Almost all of our prescriptions will be processed electronically as this will lead to a more efficient, faster and secure service.

When you are prescribed a medication, the prescription will be sent electronically to the pharmacy you have chosen. You can collect your medicines or appliances without having to hand in a paper prescription.

If you require details of your medicine then it can be issued as a token which has a unique barcode that will be scanned by the pharmacy to download your prescription from the secure NHS database.

Paper prescriptions will continue to be available in very special circumstances, but almost all prescriptions will be processed electronically.

Please see the NHS Website for further details.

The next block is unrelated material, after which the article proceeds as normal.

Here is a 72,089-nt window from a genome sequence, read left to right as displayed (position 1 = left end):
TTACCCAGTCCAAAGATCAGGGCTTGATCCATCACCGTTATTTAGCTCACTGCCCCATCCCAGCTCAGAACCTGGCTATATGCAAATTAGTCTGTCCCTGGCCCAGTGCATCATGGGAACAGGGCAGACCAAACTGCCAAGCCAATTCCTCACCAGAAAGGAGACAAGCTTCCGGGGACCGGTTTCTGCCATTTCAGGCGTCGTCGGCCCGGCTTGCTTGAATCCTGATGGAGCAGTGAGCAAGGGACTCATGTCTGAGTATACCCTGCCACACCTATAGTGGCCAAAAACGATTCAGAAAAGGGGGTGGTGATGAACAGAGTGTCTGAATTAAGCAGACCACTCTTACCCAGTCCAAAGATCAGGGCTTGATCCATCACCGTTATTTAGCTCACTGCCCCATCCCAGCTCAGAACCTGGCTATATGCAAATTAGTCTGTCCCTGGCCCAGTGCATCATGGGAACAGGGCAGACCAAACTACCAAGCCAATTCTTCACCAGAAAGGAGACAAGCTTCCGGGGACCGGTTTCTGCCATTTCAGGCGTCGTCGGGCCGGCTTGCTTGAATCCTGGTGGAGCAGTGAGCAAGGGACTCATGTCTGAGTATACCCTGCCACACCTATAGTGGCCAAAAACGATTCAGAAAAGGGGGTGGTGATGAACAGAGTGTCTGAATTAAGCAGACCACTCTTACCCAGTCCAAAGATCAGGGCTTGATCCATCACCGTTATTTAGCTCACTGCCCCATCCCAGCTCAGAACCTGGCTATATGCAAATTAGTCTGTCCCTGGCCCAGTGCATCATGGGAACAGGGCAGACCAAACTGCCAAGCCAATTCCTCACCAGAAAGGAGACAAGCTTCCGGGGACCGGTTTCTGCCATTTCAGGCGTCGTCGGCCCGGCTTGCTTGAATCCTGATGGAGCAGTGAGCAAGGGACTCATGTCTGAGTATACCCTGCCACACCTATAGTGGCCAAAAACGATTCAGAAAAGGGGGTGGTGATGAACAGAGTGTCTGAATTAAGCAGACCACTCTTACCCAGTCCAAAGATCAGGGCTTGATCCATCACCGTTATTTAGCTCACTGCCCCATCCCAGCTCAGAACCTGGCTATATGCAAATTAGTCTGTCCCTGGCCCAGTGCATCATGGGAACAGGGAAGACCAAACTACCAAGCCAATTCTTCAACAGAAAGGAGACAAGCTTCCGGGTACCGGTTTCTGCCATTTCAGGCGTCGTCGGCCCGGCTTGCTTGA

General Practice Transparency Notice for GPES Data for Pandemic Planning and Research (COVID-19)

This practice is supporting vital coronavirus (COVID-19) planning and research by sharing your data with NHS Digital.

The health and social care system is facing significant pressures due to the coronavirus (COVID-19) outbreak. Health and care information is essential to deliver care to individuals, to support health, social care and other public services and to protect public health. Information will also be vital in researching, monitoring, tracking and managing the coronavirus outbreak. In the current emergency it has become even more important to share health and care information across relevant organisations. This practice is supporting vital coronavirus planning and research by sharing your data with NHS Digital, the national safe haven for health and social care data in England. 

Please see link below for further information:

General Practice Transparency Notice for GPES Data for Pandemic Planning and Research (COVID-19)

Radiology Reduction in Opening Times